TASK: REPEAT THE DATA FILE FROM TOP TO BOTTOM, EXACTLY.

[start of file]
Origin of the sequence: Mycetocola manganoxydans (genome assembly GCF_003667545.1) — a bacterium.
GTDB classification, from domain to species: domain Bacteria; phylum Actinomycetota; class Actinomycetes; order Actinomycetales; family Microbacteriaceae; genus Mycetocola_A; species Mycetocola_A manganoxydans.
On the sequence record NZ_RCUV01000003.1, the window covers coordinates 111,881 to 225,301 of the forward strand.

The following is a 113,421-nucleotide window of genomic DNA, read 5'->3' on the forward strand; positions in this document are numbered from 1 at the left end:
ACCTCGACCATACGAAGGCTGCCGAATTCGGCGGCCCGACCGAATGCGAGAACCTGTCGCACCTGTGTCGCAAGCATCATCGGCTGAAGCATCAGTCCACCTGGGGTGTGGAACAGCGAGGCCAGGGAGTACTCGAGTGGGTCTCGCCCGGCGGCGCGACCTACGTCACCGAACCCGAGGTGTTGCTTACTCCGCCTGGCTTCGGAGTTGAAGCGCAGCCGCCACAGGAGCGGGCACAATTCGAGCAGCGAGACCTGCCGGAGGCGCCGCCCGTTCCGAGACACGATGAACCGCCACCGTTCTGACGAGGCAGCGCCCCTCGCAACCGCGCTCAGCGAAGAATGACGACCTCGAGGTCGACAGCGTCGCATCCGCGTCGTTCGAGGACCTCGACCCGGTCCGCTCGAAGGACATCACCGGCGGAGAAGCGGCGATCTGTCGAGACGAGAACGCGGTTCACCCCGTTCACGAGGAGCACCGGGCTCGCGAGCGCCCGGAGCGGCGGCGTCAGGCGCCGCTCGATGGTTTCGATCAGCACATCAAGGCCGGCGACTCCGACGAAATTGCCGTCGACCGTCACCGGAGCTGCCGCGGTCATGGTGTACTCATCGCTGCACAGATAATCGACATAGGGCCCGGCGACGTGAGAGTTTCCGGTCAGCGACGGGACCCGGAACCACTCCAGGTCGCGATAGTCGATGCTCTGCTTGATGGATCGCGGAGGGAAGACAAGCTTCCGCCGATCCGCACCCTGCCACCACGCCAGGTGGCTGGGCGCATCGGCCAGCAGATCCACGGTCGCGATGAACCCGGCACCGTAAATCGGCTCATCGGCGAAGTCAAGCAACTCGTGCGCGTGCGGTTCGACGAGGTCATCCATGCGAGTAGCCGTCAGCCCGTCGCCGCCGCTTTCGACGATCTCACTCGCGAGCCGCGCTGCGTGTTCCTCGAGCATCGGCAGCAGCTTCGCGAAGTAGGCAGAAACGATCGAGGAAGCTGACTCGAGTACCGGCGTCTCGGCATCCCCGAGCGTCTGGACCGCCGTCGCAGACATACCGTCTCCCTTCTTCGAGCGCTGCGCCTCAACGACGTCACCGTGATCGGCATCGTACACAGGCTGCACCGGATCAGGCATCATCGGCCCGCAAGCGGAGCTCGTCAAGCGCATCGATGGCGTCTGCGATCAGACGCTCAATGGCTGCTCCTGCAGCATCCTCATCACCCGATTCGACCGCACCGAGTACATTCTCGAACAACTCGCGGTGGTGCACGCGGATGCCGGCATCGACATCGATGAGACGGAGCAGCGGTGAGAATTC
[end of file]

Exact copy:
Origin of the sequence: Mycetocola manganoxydans (genome assembly GCF_003667545.1) — a bacterium.
GTDB classification, from domain to species: domain Bacteria; phylum Actinomycetota; class Actinomycetes; order Actinomycetales; family Microbacteriaceae; genus Mycetocola_A; species Mycetocola_A manganoxydans.
On the sequence record NZ_RCUV01000003.1, the window covers coordinates 111,881 to 225,301 of the forward strand.

The following is a 113,421-nucleotide window of genomic DNA, read 5'->3' on the forward strand; positions in this document are numbered from 1 at the left end:
ACCTCGACCATACGAAGGCTGCCGAATTCGGCGGCCCGACCGAATGCGAGAACCTGTCGCACCTGTGTCGCAAGCATCATCGGCTGAAGCATCAGTCCACCTGGGGTGTGGAACAGCGAGGCCAGGGAGTACTCGAGTGGGTCTCGCCCGGCGGCGCGACCTACGTCACCGAACCCGAGGTGTTGCTTACTCCGCCTGGCTTCGGAGTTGAAGCGCAGCCGCCACAGGAGCGGGCACAATTCGAGCAGCGAGACCTGCCGGAGGCGCCGCCCGTTCCGAGACACGATGAACCGCCACCGTTCTGACGAGGCAGCGCCCCTCGCAACCGCGCTCAGCGAAGAATGACGACCTCGAGGTCGACAGCGTCGCATCCGCGTCGTTCGAGGACCTCGACCCGGTCCGCTCGAAGGACATCACCGGCGGAGAAGCGGCGATCTGTCGAGACGAGAACGCGGTTCACCCCGTTCACGAGGAGCACCGGGCTCGCGAGCGCCCGGAGCGGCGGCGTCAGGCGCCGCTCGATGGTTTCGATCAGCACATCAAGGCCGGCGACTCCGACGAAATTGCCGTCGACCGTCACCGGAGCTGCCGCGGTCATGGTGTACTCATCGCTGCACAGATAATCGACATAGGGCCCGGCGACGTGAGAGTTTCCGGTCAGCGACGGGACCCGGAACCACTCCAGGTCGCGATAGTCGATGCTCTGCTTGATGGATCGCGGAGGGAAGACAAGCTTCCGCCGATCCGCACCCTGCCACCACGCCAGGTGGCTGGGCGCATCGGCCAGCAGATCCACGGTCGCGATGAACCCGGCACCGTAAATCGGCTCATCGGCGAAGTCAAGCAACTCGTGCGCGTGCGGTTCGACGAGGTCATCCATGCGAGTAGCCGTCAGCCCGTCGCCGCCGCTTTCGACGATCTCACTCGCGAGCCGCGCTGCGTGTTCCTCGAGCATCGGCAGCAGCTTCGCGAAGTAGGCAGAAACGATCGAGGAAGCTGACTCGAGTACCGGCGTCTCGGCATCCCCGAGCGTCTGGACCGCCGTCGCAGACATACCGTCTCCCTTCTTCGAGCGCTGCGCCTCAACGACGTCACCGTGATCGGCATCGTACACAGGCTGCACCGGATCAGGCATCATCGGCCCGCAAGCGGAGCTCGTCAAGCGCATCGATGGCGTCTGCGATCAGACGCTCAATGGCTGCTCCTGCAGCATCCTCATCACCCGATTCGACCGCACCGAGTACATTCTCGAACAACTCGCGGTGGTGCACGCGGATGCCGGCATCGACATCGATGAGACGGAGCAGCGGTGAGAATTC